I was Googling 'breakfast' the other day, to do a little compare-and-contrast of what the rest of the world is tucking into as the sun rises. And the strange proclivity that many modern westerners have for either cold cereal or a greasy fry-up is, it seems, mostly a marketing invention of one Harvey Kellogg, who at the turn of the last century wanted to find a way to sell corn and sugar in a more appealing way; and a hang-over from the English farmers' breakfast where a solid meat meal would keep a man hard to the plough all morning.
My own personal taste in breakfasts leans much more towards the East in general, and Asian soups, congees and dumplings in particular. It is nice to know I am not alone in this desire - 80% of the worlds population dream of this kind of thing for breakfast. So you can imagine my delight when I discovered Mohinga - Myanmar's classic breakfast meal - which could be considered the national dish of Burma. Frequently served up by mobile street-hawkers as the early rays of sun break into the day, the soup-base is cooked the previous night and is served piping hot, poured over noodles and topped with garnishing ingredients that are all carried in two baskets hanging from a bamboo pole balanced across the Mohingar’s shoulders.
Since this food photography project first began, I have been rounding up my friends to act as Food Stylists - and when I mentioned this Mohinga concept to Audrey and Howard, they were keen on collaboration. As it happens, this was one of our first shoots, but it's taken me until now to get around to posting it. As you can see, I didn't know much about my new camera then, so the depth of field is a bit 'atmospheric', but I think you can get the idea - the finished dish was delish!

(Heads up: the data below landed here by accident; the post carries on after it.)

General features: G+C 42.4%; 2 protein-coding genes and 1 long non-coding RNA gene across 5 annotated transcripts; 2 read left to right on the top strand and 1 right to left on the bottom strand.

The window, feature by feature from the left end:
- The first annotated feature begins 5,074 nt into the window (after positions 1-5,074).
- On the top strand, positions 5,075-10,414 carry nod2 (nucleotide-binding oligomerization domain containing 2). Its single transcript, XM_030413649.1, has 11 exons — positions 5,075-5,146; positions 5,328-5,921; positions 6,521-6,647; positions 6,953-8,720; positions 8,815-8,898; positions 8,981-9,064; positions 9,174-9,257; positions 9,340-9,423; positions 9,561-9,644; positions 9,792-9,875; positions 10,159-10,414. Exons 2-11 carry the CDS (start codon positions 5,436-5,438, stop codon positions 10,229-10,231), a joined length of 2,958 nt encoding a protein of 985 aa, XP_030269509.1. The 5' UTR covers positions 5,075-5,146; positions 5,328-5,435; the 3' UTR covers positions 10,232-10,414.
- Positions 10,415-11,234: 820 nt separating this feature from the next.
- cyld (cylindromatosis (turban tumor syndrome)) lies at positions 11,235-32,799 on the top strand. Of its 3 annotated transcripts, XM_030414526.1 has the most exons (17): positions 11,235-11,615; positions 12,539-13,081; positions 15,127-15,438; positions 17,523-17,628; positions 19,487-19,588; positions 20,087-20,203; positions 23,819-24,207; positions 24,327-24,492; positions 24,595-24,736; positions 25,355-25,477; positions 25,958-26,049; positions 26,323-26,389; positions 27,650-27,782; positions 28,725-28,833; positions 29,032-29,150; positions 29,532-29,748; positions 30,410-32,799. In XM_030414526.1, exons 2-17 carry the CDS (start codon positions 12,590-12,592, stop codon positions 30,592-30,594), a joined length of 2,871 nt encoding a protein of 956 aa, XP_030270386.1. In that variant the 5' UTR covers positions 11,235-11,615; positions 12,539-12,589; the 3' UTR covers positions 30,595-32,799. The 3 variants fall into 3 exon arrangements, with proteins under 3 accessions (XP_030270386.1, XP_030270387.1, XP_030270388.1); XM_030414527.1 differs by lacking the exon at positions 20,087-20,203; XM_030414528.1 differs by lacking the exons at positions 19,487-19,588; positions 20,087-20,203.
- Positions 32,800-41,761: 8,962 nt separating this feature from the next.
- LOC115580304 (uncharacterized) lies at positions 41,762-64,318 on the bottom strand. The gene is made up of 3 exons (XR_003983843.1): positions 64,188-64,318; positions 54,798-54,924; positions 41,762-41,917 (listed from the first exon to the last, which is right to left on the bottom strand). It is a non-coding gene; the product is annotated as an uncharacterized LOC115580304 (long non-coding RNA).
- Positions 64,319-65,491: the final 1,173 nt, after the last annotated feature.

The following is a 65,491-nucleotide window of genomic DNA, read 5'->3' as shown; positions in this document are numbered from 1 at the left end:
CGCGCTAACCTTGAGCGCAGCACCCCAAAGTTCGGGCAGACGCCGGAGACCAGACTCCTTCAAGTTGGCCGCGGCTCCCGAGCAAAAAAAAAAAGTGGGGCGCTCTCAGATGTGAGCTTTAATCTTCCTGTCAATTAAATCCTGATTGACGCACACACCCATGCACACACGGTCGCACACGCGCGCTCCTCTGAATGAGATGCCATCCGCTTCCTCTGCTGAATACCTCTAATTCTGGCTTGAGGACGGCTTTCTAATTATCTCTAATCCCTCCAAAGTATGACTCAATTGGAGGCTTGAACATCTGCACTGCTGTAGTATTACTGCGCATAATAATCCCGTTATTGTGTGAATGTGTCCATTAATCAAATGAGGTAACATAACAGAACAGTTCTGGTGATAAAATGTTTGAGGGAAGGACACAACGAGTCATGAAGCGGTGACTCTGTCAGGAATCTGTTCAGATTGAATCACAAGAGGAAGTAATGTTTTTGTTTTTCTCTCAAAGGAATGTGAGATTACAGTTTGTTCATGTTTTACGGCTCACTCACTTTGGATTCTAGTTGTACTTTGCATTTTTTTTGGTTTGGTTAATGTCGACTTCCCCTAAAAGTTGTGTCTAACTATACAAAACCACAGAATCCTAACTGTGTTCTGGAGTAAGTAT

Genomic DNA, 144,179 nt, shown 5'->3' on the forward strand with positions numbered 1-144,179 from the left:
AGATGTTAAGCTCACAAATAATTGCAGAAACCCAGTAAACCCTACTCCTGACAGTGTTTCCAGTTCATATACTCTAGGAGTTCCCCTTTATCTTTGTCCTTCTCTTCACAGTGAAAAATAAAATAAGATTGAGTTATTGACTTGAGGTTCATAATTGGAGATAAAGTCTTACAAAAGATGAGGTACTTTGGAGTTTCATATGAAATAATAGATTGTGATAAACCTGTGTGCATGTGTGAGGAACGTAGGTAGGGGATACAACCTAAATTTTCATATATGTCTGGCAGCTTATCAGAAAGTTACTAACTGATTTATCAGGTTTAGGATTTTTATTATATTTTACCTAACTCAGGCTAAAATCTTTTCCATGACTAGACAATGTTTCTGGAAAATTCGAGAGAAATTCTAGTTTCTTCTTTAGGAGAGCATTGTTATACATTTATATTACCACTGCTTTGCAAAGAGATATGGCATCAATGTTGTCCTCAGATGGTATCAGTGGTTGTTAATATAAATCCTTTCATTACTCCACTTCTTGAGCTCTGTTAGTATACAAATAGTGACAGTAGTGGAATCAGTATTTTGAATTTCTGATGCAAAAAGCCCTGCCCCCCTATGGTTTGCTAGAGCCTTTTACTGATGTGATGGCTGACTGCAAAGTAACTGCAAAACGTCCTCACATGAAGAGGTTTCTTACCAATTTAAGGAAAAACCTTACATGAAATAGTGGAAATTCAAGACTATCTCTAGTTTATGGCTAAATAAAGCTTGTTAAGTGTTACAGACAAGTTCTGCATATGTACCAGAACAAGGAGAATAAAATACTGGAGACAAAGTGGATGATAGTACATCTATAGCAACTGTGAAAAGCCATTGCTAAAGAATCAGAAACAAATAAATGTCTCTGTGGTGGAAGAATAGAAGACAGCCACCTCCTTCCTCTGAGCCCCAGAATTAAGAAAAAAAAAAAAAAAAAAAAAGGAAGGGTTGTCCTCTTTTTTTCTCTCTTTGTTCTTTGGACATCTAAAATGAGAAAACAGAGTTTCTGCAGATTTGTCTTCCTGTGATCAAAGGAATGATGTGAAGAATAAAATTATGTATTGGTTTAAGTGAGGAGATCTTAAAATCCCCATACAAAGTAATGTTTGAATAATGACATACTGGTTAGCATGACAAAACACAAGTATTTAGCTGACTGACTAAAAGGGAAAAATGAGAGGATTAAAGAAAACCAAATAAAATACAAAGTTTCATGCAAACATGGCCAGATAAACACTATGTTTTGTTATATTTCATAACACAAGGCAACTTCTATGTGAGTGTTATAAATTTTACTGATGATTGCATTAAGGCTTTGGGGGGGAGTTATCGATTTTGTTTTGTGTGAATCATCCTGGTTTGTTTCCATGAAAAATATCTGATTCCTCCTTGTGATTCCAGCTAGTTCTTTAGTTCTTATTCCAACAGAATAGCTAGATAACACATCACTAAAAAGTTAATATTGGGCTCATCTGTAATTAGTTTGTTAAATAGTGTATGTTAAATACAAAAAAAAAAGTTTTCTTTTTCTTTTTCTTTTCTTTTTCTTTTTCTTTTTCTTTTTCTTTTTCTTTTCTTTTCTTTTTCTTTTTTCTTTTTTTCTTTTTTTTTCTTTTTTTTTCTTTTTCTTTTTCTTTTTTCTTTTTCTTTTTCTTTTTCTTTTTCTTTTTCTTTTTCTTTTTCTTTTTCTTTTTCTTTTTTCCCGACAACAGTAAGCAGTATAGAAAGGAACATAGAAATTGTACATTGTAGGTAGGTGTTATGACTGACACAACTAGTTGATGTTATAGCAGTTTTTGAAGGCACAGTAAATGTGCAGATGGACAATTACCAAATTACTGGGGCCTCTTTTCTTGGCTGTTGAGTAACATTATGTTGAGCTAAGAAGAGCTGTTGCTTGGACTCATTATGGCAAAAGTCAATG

A little note of editorial authenticity:
I ran into Enid, a Burmese woman I met through my friend Beck and told her we had been cooking Mohinga. She agreed the recipe was authentic (no coconut milk, please, we're Burmese!) but she corrected our use of bean-sprouts that you will see in the photo, because these aren't traditionally used in garnishing Mohinga. I guess we had been borrowing that Idea from Laksa...
1 cup yellow-split-peas
2 cups water - boil 12 minutes
500 grams dewfish (or other white fish)
cut into bite-size pieces & tossed with:
1 teaspoon salt
1 teaspoon turmeric powder
½ cup long grained rice, dry fried for 5 min in a heavy based pan, stirring continuously until a golden colour and nutty aroma arise. Grind to a powder in a mortar and pestle.
¼ cup peanut oil or rice-bran oil
1 stalk of lemongrass, with the bulb
2 large onions, grated
6 cloves garlic, chopped
2-inch piece of ginger, peeled & grated
1 small lotus root, peeled and sliced
1 tablespoon paprika
1 teaspoon freshly ground black pepper
¼ cup fish sauce (nam pla / ngoc mam)
4 cups water
1 packet of dried rice noodles
Boiling salted water to cook noodles - 5 min
3 hard boiled eggs, quartered
a bunch of coriander leaves
1 cup sliced bamboo shoots
3 shallots/spring onions, sliced finely diagonally
2 limes, quartered
1 teaspoon cayenne powder
Cha Ca - Fried Fish:
1 fillet of Ling, cut into bite sized pieces.
1 teaspoon turmeric
¼ teaspoon salt
oil for shallow-frying
Heat the oil in a large pot and add the onions and fry over low heat until they turn golden, about 5 minutes. Pound the lemongrass stalk lightly to release flavours. Add the marinated fish, garlic, lemongrass, ginger, lotus root, paprika, black pepper and fish sauce to the onions and cook, uncovered, over medium heat for five minutes.
Add the boiled split-peas, the extra water and rice powder and stir well. Bring to a boil, lower the heat, cover and simmer for 12 minutes.
Prepare the garnishes, setting them out on platters for diners to choose from. Boil the rice noodles for 5 minutes and drain. In a separate frying pan, fry the Cha-Ca turmeric-fish pieces until crisp and golden outside and tender and juicy inside.
Place the fish soup stock in a serving pot in the centre of the table, along with the platters of garnishes, Cha-Ca fried fish and the cooked rice noodles. Diners should fill their soup bowls first with noodles, then with the fish curry and whatever garnishes they wish to add before tucking in.
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